Saturday 16 December 2017

Job pledges of Clerys' new owners are hollow, say unions

Siptu organiser Teresa Hannick said Natrium finally issued a statement yesterday because they realised the workers and their supporters would not go away until they got justice
Siptu organiser Teresa Hannick said Natrium finally issued a statement yesterday because they realised the workers and their supporters would not go away until they got justice
Thomas Molloy

Thomas Molloy

Trade union leaders have accused the new owners of Clerys of making hollow, "wishy-washy" claims about the future of the store in an attempt to silence former workers.

Siptu organiser Teresa Hannick said Natrium finally issued a statement yesterday because they realised the workers and their supporters would not go away until they got justice.

The consortium that bought Clerys last week revealed plans to hire 1,000 construction workers for two years to renovate the building, which is the biggest shop in Dublin's biggest shopping area, and 1,700 new sustainable long-term jobs.

That means there is little chance the renovations could be completed ahead of the 1916 celebrations.

Concession holders at Clerys said yesterday that the liquidator should use his powers to "fully investigate" the running of Clerys over the past two years.

The liquidator should ensure the directors and company fully complied with their obligations under company law, a spokesman for the concession holders added.

Ms Hannick, who joined protesters outside the offices of Natrium yesterday, said until now the new owners of Clerys had refused to comment on their actions until they realised "that the workers and their supporters will not be going away until they get justice".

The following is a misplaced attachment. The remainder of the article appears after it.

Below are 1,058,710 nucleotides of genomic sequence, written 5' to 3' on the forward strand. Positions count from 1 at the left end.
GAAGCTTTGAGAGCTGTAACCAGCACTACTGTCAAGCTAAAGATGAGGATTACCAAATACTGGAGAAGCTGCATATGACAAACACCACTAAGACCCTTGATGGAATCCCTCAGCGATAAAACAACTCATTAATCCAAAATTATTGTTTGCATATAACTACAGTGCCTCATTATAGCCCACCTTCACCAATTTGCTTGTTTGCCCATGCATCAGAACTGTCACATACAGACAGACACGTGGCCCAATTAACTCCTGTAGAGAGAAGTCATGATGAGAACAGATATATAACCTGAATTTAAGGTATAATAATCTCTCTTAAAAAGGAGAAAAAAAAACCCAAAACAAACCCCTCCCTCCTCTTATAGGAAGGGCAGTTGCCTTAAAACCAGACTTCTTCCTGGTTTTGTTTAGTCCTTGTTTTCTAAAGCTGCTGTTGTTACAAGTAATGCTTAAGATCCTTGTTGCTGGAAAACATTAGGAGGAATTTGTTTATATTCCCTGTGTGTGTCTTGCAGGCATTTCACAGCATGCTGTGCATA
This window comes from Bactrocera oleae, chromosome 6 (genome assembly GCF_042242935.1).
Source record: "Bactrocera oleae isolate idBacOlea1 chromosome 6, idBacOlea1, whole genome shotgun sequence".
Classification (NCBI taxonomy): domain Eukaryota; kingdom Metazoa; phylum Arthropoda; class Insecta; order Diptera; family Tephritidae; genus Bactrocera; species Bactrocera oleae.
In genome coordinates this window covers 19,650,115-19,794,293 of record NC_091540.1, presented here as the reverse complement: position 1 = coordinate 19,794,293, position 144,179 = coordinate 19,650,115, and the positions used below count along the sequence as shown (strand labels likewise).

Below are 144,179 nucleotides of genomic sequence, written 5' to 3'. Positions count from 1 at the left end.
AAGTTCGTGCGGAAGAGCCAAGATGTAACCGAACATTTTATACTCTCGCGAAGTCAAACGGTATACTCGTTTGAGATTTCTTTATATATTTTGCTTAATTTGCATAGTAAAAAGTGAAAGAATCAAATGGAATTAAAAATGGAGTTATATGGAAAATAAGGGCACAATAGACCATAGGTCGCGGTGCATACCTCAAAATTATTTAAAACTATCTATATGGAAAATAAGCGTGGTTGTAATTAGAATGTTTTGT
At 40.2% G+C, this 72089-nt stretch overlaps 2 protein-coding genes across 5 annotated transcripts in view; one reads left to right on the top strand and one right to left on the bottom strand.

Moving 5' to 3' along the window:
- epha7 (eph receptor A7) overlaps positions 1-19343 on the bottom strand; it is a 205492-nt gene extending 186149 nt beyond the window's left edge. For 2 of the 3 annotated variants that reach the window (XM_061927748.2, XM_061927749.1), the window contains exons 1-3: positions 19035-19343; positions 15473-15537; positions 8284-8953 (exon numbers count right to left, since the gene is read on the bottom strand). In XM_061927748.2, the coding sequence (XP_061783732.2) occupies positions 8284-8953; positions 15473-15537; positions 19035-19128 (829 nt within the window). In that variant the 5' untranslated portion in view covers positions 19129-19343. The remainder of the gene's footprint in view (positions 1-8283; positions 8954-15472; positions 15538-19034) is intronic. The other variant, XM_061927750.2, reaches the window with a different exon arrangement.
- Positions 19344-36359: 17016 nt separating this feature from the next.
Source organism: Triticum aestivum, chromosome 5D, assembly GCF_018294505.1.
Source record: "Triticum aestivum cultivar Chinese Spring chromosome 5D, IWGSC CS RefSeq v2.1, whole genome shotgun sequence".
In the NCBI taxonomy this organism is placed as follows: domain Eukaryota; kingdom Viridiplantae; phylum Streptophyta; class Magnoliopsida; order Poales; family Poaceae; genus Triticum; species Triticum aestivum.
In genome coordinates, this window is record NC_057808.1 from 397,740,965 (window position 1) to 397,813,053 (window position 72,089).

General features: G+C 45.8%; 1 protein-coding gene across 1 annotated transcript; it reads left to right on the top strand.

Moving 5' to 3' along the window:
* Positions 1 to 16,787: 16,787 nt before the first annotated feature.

"The statement they released makes some wishy-washy claims about what they intend to do with the store. They must realise no one will listen to their hollow words until they meet with the Clerys workers," she added.

Business and Employment Minister Ged Nash wrote to the consortium last week saying that he was "anxious" to hear about the plans for the Clerys site.

"As the country prepares to celebrate the centenary of the 1916 Rising, O'Connell Street will be at the centre of those celebrations," Mr Nash added.

The Natrium consortium, which combines UK cash with local investor Deirdre Foley's expertise, stunned the public and staff last week when it acquired the 162-year-old Clerys and staff were made immediately redundant.

Workers at the store were given just 30 minutes' notice to pack up and leave - some learned of the decision from the media.

Natrium's plans, which have not been approved by Dublin city council, involve turning Clerys into a mixture of shops and offices.

"This will be an important catalyst in the repositioning of O'Connell Street as one of the great thoroughfares of Europe and the iconic Clerys building and clock will play a central role," Natrium said in a statement.

Natrium said it had been advised "that all issues with respect to the liquidation of the operating company are legally a matter for the court-appointed liquidator."

Natrium added it would provide more "information and initial plans in the coming months".

Irish Independent

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